Kirgistan 2018

BlueIce gave me the Choucas Light Harness. Excellent handling in every condition, even when wearing warm gloves.

Restube provided 2 big inflatable tubes for building a raft. But the current of the river was too fast. So we couldn't reach the base of Somoni.

Pik Somoni/Kommunism approach

The highest peak of the Pamir is usally climbed from the northwest side where a helicopter takes the climbers to the base camp.

We tried something more challenging. The east side of Somoni is not easily accessible. Coming from Kyrgyzstan, there is a gravel road leading to Altyn-Mazar, a small settlement on the border to Tadjikistan. But there is no official border crossing.

There are several creeks running through the huge river bed, which come from the Fedchenko Glacier and from the Pik Lenin area. For crossing the river we brought a small raft but the current was too fast and we couldn't make it to the other side.

The rest of the approach would have meant walking for about 45km upstream and over morains and glaciers.


Between the well known summits of Khan Tengri and Pobeda sleeps a seldom visited still very interesting group of peaks between 5000m and 6200m.

For acclimatisation we 'd choose these mountains and because of a lack of information we had to find our own route by going there and looking what it was like.

In the end we did traverse the little range. We had to climb steep faces, make our way through heavily broken glaciers and cross knife edged ridges with huge cornices. A real adventure. After 7 days we were glad to be back in the base camp.

summitpost.org Ak-Tau
summitpost.org Ak-Tau Traverse 2018
American Alpine Journal 2019

Pik Pobeda

This year I came with a partner - Simon Taffner - and the plan to try the Abalakov route.

With all the crevasses on the glacier and on the Abalakov route it feels much better to be roped up with a partner. An Iranian group was 2 days ahead of us and sometimes we found their tracks but often we had to break trail through very deep snow. On good snow conditions like this year the Abalakov route is much saver than the classic route.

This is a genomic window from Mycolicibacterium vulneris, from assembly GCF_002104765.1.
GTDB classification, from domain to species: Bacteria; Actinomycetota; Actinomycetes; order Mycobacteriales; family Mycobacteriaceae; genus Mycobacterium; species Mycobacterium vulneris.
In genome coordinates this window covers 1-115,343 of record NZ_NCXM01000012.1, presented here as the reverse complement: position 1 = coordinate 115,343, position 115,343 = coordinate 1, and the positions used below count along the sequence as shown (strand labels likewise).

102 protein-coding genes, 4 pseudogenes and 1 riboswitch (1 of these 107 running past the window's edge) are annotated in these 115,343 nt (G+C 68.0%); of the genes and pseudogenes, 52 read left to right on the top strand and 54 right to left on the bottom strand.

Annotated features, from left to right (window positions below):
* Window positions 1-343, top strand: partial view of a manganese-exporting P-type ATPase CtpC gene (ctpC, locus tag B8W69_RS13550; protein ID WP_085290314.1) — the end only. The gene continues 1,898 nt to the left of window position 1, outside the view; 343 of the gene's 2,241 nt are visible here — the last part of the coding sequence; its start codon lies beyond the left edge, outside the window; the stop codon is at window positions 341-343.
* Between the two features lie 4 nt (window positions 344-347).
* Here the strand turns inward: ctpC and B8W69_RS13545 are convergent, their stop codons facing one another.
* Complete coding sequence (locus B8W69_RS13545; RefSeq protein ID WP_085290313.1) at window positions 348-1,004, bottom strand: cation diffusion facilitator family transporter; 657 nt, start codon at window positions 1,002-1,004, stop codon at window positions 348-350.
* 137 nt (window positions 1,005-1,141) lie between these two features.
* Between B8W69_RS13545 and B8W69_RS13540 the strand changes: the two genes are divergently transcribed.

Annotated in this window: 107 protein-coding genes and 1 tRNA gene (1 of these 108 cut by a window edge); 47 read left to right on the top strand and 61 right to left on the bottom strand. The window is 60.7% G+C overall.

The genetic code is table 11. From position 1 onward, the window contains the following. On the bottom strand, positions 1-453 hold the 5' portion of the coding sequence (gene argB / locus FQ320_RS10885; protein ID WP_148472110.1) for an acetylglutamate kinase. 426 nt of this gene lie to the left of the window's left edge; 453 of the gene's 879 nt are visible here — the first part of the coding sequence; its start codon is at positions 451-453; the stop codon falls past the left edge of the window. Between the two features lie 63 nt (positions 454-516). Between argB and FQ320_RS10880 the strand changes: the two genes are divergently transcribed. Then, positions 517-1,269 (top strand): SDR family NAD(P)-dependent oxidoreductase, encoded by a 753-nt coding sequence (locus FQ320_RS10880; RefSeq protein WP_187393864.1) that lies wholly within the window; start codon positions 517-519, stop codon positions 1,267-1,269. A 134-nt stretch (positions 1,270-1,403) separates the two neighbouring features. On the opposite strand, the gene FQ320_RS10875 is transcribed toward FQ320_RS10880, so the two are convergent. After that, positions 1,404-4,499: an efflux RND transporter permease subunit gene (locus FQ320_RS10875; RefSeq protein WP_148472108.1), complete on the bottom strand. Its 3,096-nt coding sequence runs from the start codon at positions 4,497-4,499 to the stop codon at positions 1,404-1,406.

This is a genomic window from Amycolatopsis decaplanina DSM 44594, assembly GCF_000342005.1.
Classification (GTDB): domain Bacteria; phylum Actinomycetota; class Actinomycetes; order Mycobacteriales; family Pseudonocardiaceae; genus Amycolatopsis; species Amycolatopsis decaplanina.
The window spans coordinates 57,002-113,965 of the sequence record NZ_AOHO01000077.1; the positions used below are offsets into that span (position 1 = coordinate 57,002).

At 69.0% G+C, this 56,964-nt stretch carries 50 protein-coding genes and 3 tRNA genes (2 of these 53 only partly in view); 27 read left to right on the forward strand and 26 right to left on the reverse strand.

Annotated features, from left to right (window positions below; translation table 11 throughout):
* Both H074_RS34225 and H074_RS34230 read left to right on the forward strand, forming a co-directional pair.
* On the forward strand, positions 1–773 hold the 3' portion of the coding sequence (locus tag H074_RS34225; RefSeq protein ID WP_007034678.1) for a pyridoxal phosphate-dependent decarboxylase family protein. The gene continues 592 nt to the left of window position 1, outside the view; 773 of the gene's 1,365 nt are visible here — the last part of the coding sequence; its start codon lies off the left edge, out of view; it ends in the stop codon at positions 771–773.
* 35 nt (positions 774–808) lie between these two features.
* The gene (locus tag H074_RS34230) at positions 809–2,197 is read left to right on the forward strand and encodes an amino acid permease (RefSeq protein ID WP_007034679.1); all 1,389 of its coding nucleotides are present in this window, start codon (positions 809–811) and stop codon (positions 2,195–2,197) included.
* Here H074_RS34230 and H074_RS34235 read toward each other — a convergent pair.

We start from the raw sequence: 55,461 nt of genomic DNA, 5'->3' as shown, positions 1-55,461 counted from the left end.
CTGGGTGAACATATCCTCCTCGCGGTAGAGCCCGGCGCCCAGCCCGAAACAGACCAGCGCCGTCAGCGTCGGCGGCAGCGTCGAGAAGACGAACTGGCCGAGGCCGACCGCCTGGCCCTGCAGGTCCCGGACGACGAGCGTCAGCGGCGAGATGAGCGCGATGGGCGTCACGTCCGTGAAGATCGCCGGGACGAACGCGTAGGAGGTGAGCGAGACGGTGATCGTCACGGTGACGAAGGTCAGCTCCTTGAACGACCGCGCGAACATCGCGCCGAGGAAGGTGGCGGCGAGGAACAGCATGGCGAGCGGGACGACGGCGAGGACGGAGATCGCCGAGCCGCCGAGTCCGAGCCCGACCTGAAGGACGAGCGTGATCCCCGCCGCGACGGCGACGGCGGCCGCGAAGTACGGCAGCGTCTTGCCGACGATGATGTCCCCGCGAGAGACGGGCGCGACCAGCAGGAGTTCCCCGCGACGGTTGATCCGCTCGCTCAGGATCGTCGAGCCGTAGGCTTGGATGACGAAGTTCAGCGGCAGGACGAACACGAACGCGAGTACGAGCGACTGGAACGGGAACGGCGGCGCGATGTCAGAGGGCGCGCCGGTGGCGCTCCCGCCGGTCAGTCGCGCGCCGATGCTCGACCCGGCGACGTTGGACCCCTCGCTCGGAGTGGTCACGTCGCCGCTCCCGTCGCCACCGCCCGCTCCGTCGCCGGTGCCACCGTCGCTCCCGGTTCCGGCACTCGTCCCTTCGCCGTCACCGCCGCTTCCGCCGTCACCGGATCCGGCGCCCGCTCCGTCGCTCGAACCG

At 6600m, the camp before the summit day, we did catch up with the team from Iran. On the attack day they were only two hours ahead us but the wind coverd their footsteps within minutes and we had to dig our own way up. At 7000m Simon felt cold and not good enough to continue so he went back and I tried for the summit on my own. Just 100m below the summit I met the Iranians on their way back. At 18:00 I reached the last Rocks. It wasn’t very clear whether the real summit was about 300m east or west of that point. But I believe it is the east summit and the people comming from the classic route would only reach the heavily corniced point west of me. Above me, there were just some meters of steep snow/ice and a cornice when I turned to reach the camp before dark.

Maybe I would have tried again with Simon after a restday but I got a small frostbite on the right big toe. My frostbite and Simon's condition forced us to go down. We joind the Iranis who liked me to be the first on the rope. Therefore I had to try out all the crevasses and even to break a big cornice. Luckily the strong guys held all my falls and we were celebrating  when reaching the flat glacier at 4500m.